This piece was written during the 2023 WGA and SAG-AFTRA strikes. Without the labor of the writers and actors currently on strike, the movie being covered here wouldn’t exist.
Love At First Sight, the newest teen rom-com from Netflix, came out a few days ago, and it wasn’t a complete disappointment. Now, I went in with low expectations, because I’m not crazy about the novel it’s based on, The Statistical Improbability of Love at First Sight by Jennifer E. Smith, and that always helps.
Netflix has become infamous for their teen rom-coms based on classic YA novels. They started strong with To All the Boys I’ve Loved Before, which made some changes for the drama, but was ultimately a good adaptation. Then last year, they put Love & Gelato out into the universe, which might be the worst adaptation of a book that I have ever seen. Yes, that includes The Lightning Thief. It’s a serious accusation, I know, but well deserved.
As I mentioned, this book doesn’t hold a special spot in my heart. I thought both leads had charm and heartstrings-pulling backstory. I was sold for the long haul, but ultimately, the story ended too quickly for the romance to be satisfying. It barely passes 200 pages. The movie suffers from a similar problem with a mere 83 minute runtime. However, it makes a few key changes that make the story more captivating. Sadly, it also makes some changes that take away from the story. Let’s rank the grievances and anti-grievances, shall we? Warning—spoilers ahead!
5. The movie amps up the romance
This change makes complete sense. Rom-coms should be all about the romance! In the book, Hadley and Oliver hit it off right away, but the word “date” isn’t thrown around. They’re just plane buddies who catch feelings! Meanwhile, in the movie, they can’t stop mentioning how their time together is a date.
The film also adds a moment when they land where Oliver tries to give Hadley his number, but her phone dies, so it doesn’t happen. This shows a clear intention to try to stay in touch, which is missing from the book, and I appreciated how it added to the realism.
4. The movie adds a cheeky narrator
I kind of love how narrators are coming back in movies and TV shows. Jameela Jamil does a fantastic job making the movie quirky and fun with her random appearances as the flight attendant, customs agent…you name it! Unfortunately, I felt like her foreshadowing was too heavy-handed. She would often tell the audience exactly what was about to happen, which deflated a lot of the tension!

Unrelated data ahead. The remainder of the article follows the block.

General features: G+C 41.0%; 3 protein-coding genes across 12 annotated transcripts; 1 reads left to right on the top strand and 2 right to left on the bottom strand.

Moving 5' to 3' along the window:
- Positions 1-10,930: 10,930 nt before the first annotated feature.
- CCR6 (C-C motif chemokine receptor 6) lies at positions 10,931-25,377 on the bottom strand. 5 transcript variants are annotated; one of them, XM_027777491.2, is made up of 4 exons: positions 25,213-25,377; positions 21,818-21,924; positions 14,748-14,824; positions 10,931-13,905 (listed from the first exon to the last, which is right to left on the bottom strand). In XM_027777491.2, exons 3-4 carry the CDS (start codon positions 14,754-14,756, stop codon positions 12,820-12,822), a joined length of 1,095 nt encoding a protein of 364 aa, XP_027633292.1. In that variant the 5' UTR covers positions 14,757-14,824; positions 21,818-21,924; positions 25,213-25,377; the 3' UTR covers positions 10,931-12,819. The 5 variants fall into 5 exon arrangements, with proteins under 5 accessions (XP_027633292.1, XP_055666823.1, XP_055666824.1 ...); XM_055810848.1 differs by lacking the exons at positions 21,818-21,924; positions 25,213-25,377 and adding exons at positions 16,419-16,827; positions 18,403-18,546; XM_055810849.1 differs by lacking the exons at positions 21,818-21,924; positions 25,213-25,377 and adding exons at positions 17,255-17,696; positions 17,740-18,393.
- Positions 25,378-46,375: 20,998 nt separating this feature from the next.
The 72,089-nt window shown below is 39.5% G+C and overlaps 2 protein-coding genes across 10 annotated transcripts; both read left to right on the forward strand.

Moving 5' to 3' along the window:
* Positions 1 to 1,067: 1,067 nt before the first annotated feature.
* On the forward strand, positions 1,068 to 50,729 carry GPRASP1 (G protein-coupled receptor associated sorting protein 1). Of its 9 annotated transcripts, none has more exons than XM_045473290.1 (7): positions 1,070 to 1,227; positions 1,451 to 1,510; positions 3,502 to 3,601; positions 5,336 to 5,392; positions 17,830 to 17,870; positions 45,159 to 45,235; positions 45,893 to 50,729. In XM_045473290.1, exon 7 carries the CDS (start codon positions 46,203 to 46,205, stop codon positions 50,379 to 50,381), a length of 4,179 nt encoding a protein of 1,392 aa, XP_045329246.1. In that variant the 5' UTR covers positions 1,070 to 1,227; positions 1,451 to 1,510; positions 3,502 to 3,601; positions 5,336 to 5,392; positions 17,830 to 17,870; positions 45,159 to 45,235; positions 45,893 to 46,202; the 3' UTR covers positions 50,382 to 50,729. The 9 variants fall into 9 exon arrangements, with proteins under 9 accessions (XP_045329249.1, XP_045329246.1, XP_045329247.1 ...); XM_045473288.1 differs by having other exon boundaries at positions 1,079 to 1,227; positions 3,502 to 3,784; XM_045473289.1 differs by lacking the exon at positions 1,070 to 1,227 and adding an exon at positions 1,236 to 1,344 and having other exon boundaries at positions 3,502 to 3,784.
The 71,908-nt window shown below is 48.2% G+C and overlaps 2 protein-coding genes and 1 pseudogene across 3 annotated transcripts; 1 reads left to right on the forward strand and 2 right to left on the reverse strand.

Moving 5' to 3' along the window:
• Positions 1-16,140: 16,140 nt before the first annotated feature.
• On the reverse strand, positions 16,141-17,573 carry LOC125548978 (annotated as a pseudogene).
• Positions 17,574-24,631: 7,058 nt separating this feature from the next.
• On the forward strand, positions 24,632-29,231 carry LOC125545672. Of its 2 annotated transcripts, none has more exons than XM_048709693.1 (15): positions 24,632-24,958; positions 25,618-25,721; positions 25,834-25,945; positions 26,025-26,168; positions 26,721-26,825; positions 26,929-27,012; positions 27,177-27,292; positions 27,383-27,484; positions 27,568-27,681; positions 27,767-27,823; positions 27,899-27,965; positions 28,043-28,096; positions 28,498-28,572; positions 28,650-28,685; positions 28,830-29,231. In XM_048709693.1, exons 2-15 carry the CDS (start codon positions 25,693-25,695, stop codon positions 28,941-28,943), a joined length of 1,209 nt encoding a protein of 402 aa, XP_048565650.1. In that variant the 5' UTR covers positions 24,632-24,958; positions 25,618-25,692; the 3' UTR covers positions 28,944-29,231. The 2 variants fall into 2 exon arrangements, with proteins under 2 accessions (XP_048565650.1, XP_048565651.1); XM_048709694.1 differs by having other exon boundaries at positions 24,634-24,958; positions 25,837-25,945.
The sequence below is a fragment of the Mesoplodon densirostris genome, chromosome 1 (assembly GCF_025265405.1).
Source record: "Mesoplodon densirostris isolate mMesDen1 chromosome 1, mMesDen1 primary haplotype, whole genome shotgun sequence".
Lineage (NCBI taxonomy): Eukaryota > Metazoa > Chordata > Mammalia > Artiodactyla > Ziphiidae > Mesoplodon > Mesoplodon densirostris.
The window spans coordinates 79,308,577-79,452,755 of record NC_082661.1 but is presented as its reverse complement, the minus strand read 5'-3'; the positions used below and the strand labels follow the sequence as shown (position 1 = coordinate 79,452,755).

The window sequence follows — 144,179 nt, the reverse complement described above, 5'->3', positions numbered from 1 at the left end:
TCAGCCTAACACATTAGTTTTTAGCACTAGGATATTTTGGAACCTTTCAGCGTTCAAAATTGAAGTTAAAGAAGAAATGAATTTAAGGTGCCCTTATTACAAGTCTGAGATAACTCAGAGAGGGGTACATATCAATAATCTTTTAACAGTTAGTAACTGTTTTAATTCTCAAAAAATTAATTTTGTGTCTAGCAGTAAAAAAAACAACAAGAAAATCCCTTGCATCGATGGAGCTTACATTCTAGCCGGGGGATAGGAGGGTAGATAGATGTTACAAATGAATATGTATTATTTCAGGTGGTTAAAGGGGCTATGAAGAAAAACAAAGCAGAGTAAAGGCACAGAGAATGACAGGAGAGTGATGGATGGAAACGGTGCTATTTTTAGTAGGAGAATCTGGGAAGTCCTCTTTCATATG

3. The movie removes the plot point where Hadley thinks Charlotte is pregnant
In the book, right after her dad gets married to Charlotte, Hadley thinks she overhears Charlotte talking about being pregnant. Naturally, this makes Hadley furious. Not only is her dad starting over with a new wife, but he’s getting a new child, too? It’s too much for her to handle, and it’s also part of the reason that she leaves to find Oliver.
The film version completely removes this tension. In fact, her relationship with her dad lacks tension in general. The focus of the story is 100% romance, 0% dad drama. Which leads us to…
2. The movie cuts Hadley’s mom entirely
Much of the novel’s tension comes from Hadley’s complicated family dynamic. A few years ago, her dad left her and her mom because he fell in love with someone else. A lot of page time focuses on Hadley trying to help her mom pick herself up and put her life back together. This adds to the tension between Hadley and her dad, because she’s angry with him not just for herself, but for her mom too. The movie removes this, probably because it takes away from the love story. However, I would not have minded an extra ten minutes added to the runtime if it came with some quality mother-daughter scenes.
1. In the movie, Oliver’s mom is dying, not his dad—and she’s still alive
When Hadley runs away to find Oliver in the book, he’s at a funeral for his father, who he never had a good relationship with. The scene between them is full of nuanced, complicated pain which makes Hadley rethink her own relationship with her father. It’s heartbreaking in the best way.
However, in the movie, Hadley stumbles upon a wild, Shakespeare-themed funeral (which, seriously, goals?!) for Oliver’s mother, and she hasn’t died yet. She’s slowly dying of cancer and wants to throw one last party before she goes. Oliver is heartbroken because there is nothing but love between the two of them. Overall, I enjoyed this change. It made the film more sweet and quirky, where the original death would’ve made it mournful. It’s not quite as interesting dramatically, but it doesn’t need to be. Every Netflix rom-com should have a Shakespeare party.
Love at First Sight released on September 15, 2023 on Netflix.